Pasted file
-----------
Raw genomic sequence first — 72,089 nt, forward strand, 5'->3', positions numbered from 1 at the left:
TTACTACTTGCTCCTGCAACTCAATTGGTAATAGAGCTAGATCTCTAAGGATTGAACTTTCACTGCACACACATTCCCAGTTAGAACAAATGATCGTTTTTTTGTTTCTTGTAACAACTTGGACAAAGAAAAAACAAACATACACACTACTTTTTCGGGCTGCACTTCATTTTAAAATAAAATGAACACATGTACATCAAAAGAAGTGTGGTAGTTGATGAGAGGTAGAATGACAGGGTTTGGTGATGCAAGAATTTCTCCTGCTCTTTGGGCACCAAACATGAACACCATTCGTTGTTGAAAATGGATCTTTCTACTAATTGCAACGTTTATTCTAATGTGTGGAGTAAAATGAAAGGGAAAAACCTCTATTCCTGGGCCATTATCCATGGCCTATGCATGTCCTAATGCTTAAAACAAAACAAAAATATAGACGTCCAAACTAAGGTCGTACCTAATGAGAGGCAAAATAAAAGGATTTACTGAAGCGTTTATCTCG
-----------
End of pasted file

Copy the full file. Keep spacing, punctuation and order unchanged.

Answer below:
Raw genomic sequence first — 72,089 nt, forward strand, 5'->3', positions numbered from 1 at the left:
TTACTACTTGCTCCTGCAACTCAATTGGTAATAGAGCTAGATCTCTAAGGATTGAACTTTCACTGCACACACATTCCCAGTTAGAACAAATGATCGTTTTTTTGTTTCTTGTAACAACTTGGACAAAGAAAAAACAAACATACACACTACTTTTTCGGGCTGCACTTCATTTTAAAATAAAATGAACACATGTACATCAAAAGAAGTGTGGTAGTTGATGAGAGGTAGAATGACAGGGTTTGGTGATGCAAGAATTTCTCCTGCTCTTTGGGCACCAAACATGAACACCATTCGTTGTTGAAAATGGATCTTTCTACTAATTGCAACGTTTATTCTAATGTGTGGAGTAAAATGAAAGGGAAAAACCTCTATTCCTGGGCCATTATCCATGGCCTATGCATGTCCTAATGCTTAAAACAAAACAAAAATATAGACGTCCAAACTAAGGTCGTACCTAATGAGAGGCAAAATAAAAGGATTTACTGAAGCGTTTATCTCG